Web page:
Booking a show when you’re first starting off can seem a daunting, overwhelming task with no clear start. Getting multiple rejections, and figuring out how fit yourself into the right space would make anyone discouraged.  But with the right research, persistence and advice you can better understand how to get your act on stage where it belongs. Here are some quick things to keep in mind when first figuring out how get booked.

Do your venue research

Whether in your own city or not, doing your research in order to find out where your sound might fit is very important. Look at a venue’s website, social media, and past calendars. Look at their capacities and assess whether the size of your act would be appropriate for the space.

If you’re in an unfamiliar city, pull up a map and look at what’s in the neighborhood. Is it in a college neighborhood? Downtown? A hub with other bars around it?

Opening Slots

A reasonable way to get your band booked is to look for local or touring shows with compatible sounds that don’t have openers yet. Although you often have to look a few months in advance, bigger bands usually have tours planned before they have openers for all their dates. Contact their booking agent or the venue’s booking to find out who’s in charge of their opening slots and move forward from there.


Before you reach out the venue, talk to other bands that might fit your bill and bring those to the venue upon initial contact as well as a few different dates that might work for everyone. Consider the days of the week before you start the conversation.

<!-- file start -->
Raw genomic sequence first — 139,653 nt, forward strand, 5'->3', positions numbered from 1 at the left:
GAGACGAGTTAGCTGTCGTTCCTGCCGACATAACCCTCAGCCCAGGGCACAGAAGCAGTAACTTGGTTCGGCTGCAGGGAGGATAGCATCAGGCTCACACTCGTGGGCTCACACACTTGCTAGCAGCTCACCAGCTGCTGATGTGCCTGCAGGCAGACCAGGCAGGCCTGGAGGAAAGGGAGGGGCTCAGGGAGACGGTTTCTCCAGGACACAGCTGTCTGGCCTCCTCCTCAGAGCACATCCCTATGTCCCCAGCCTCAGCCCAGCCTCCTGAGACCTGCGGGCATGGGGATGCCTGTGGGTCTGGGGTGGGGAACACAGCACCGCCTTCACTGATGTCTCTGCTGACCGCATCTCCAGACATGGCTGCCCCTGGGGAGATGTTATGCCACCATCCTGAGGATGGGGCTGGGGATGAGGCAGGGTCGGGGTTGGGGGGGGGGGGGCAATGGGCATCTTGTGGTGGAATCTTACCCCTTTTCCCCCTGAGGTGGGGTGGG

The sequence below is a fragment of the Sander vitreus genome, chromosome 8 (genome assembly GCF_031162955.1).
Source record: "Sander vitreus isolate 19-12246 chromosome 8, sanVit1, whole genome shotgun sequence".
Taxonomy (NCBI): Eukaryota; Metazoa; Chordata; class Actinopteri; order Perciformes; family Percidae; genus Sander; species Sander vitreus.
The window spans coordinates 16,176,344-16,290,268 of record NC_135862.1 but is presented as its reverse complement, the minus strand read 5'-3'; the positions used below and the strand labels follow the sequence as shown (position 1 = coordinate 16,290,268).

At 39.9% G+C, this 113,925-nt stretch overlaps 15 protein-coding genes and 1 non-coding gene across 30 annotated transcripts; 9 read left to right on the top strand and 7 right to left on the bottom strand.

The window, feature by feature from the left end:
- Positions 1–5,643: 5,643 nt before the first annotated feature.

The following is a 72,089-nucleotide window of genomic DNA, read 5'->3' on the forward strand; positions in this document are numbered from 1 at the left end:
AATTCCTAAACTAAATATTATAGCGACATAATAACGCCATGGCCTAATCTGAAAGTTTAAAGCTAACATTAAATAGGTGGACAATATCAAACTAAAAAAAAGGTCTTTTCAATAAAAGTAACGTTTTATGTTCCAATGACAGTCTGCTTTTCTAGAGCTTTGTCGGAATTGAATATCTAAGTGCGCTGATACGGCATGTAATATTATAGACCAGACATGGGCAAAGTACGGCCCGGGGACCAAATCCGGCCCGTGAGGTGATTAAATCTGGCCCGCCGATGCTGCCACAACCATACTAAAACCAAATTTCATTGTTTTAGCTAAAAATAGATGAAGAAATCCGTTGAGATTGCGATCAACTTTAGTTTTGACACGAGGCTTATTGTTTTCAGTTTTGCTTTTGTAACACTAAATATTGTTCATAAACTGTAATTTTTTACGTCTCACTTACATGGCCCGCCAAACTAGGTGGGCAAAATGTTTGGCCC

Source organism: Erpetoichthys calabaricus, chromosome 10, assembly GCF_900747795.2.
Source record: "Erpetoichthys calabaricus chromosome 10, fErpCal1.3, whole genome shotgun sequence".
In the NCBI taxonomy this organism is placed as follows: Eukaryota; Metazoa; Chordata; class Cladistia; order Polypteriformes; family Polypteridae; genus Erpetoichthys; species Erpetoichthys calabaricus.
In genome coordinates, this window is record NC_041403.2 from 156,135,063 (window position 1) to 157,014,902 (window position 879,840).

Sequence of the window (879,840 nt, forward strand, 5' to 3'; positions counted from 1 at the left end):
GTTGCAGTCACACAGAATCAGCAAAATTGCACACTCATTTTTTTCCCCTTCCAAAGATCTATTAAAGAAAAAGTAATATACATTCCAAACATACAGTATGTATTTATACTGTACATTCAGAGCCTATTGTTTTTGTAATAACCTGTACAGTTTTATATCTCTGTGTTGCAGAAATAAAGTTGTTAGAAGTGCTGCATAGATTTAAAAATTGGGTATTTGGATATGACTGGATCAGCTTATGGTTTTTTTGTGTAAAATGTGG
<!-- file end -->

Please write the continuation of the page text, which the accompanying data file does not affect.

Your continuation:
If you’re looking to headline, make sure you find the right date for a certain venue. Try to be realistic about the day of the week your band will be able to draw, and be a good value for the venue.


Once you’ve done your research, and understand where your sound might fit, reach out as much as you can to booking agents. Email, email, email! Booking a show is sort of like looking for a new job. It takes a lot of reaching out, and constant communication with people across the board. You can expect a lot of No’s before Yes’ or Maybe’s.  If they don’t respond in a week or two, don’t be afraid to follow up. Everyone in this industry is so busy you often have to do some nagging in order to get the attention you deserve. A booker’s response has many different outcomes. Sometimes they will tell you the spot is already filled, simply say no, or redirect you to the open act’s management. If it’s a clear no, sometimes you gotta take the loss but it helps to stay on a venue’s radar for future gigs; show them how much you have to offer their venue. If you get redirected, that’s okay. It just means that someone else might be handling the opening act for a band or tour. Be sure to contact them. Getting your name out there is one of the most important ways to gain momentum, make as many connections as you can and you never know the opportunities you might be opening up to.  

Want to know more about booking a show or small tour? Check out next month’s event!